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 HIV and Coverage of the
th IAS Conference on HIV Pathogenesis, Treatment and Prevention (IAS 2009)
 July 19 - 22, 2009, Cape Town, South Africa
 The material posted on HIV and about IAS 2009 is not approved by nor is it a part of IAS 2009.
HIV Latency Is a Myth: New HIV Paradigm May Focus on Inflammation

Accumulating evidence indicates that untreated HIV has detrimental effects even at relatively high CD4 cell counts, suggesting earlier antiretroviral therapy -- above the current 350 cells/mm3 threshold -- may be beneficial, according to an plenary presentation at the 5th International AIDS Society Conference on HIV Pathogenesis, Treatment, and Prevention (IAS 2009) taking place this week in Cape Town, South Africa.

By Liz Highleyman

It is well known that combination antiretroviral therapy (ART) dramatically reduces the risk of opportunistic illnesses (OIs) and related mortality due to immune suppression. But a growing number of studies indicate that chronic HIV infection can set off inflammatory processes that may contribute to various conditions traditionally charcterized as non-AIDS-related.

Wafaa El-Sadr from Columbia University and Harlem Hospital Center in New York City review some of these studies and their implications for HIV clinical management.

El-Sadr was principal investigator with the SMART treatment interruption trial, which found that people who stopped ART when their CD4 cell count rose above 350 cells/mm3 not only had a higher rate of OIs and death than people who remained on continuous therapy, but also unexpectedly had more serious non-AIDS conditions including cardiovascular, liver, and kidney disease.
Wafaa El-Sadr

The diversity of these manifestations -- along with neurocognitive impairment and bone loss -- suggests a possible "unifying framework" for the negative effects of ongoing HIV replication throughout the body, which El-Sadr proposed may be related to inflammation and the coagulation (blood clotting) cascade.

This hypothesis is supported by SMART and other studies showing that various biomarkers of inflammation and coagulation -- including C-reactive protein and D-dimer -- are higher in HIV positive compared with HIV negative people, increase with greater duration of HIV infection, rise when ART is discontinued, and fall when treatment is started.

According to El-Sadr, it is time for a re-conceptualization of the pathogenesis of HIV disease. The traditional understanding of the natural history of the disease included a long period of clinical "latency," but the idea that the virus remains silent for many years increasingly looks like a misperception.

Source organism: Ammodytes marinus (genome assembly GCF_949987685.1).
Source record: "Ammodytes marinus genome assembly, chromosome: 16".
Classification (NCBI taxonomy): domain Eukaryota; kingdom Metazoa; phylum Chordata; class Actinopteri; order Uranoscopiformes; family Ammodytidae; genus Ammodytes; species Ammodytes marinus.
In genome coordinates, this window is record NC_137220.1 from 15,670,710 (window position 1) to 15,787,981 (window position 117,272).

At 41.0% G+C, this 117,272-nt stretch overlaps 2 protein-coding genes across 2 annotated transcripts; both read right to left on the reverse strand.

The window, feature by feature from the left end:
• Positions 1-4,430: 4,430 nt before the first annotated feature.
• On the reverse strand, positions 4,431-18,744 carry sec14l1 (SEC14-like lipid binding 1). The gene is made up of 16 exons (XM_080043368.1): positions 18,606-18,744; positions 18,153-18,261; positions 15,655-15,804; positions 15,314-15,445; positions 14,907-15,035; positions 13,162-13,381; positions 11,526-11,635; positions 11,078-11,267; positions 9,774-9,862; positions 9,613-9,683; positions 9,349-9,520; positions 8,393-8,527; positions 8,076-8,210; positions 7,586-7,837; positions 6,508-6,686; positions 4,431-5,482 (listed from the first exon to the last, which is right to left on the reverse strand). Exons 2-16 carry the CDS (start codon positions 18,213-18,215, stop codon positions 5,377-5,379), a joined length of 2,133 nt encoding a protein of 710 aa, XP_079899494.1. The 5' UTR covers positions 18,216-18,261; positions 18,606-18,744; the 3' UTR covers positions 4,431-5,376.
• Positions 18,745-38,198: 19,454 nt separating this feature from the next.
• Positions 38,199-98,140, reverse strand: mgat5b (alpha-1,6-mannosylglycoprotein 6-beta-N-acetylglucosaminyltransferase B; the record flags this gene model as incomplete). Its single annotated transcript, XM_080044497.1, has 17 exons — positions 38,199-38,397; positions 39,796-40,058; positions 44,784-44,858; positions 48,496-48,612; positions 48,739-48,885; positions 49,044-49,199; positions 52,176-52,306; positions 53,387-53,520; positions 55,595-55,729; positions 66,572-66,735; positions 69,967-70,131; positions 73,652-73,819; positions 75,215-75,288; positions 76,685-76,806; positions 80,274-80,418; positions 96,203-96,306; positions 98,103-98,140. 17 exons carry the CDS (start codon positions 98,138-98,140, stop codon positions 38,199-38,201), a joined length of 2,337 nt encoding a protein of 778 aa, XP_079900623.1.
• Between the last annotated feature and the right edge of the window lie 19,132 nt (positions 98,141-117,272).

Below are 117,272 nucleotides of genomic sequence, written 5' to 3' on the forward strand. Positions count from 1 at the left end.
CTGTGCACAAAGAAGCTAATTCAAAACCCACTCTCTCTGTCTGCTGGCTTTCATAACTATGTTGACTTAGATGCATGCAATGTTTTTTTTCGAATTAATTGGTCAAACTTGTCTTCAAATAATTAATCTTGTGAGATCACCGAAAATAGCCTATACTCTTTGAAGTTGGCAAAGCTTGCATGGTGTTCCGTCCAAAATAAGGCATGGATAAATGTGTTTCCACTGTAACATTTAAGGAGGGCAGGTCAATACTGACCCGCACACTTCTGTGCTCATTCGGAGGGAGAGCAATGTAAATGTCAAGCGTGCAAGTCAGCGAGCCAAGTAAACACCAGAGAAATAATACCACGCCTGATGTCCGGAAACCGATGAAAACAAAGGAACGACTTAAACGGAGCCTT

Studies of people starting therapy before severe immune system decline indicate that rates of both OIs and non-AIDS conditions occur even in HIV positive people with high CD4 counts during what was traditionally considered the latency period. Indeed, non-AIDS deaths predominate over AIDS-related deaths in people with more than 200 cells/mm3.

There are now data to indicate that "ongoing processes in the body due to HIV itself may be causing some unseen damage that may have a major effect of survival," El-Sadr said.

If HIV causes detrimental effects even at high CD4 counts, this raises the question of whether ART should be started sooner. Several research teams, including NA-ACCORD and the Study Group on Death Rates at High CD4 Counts in Antiretroviral-Naive Patients, have now demonstrated that starting treatment above 350 -- or even 500 -- cells/mm3 reduces the risk of illness, improves survival, and promotes more complete CD4 cell recovery.

But while earlier therapy has clear benefits, it also may have risks, including known side effect and perhaps new long-term toxicities that are not yet recognized. Indeed, a "treat early, treat hard" philosophy held sway at the dawn of the HAART era, with U.S. guidelines recommending treatment below 500 cells/mm3, until unexpected metabolic and mitochondrial toxicities led to greater caution.

El-Sadr emphasized the importance of controlled studies looking at the benefits and risks of early ART, including serious non-AIDS events and biomarkers. The impending START trial will compare current and earlier treatment thresholds in people with well-preserved immune function. She also suggested that various adjunct therapies -- for example statins to control inflammation, to be assessed in the ACTG 5275 pilot study of atorvastatin (Lipitor) -- may play a role in future ant-HIV treatment.

START will be large enough to "actually get definitive answers," El-Sadr said, and its findings will have "implications for the management for millions and millions of people" -- potentially supporting a "paradigm shift" in the field.

At a press conference following the presentation, however, El-Sadr and other speakers emphasized that even as researchers, clinicians, and patient advocates in wealthy countries debate the benefits of stating treatment above 350 cells/mm3, about two-thirds of people with HIV in developing countries worldwide still do not have access to urgently needed ART based on the old 200 cells/mm3 threshold.


W El-Sadr. Inflammation and HIV: A New Paradigm. 5th International AIDS Society Conference on HIV Pathogenesis, Treatment, and Prevention. July 19-22, 2009. Cape Town, South Africa. Abstract MOPL104.















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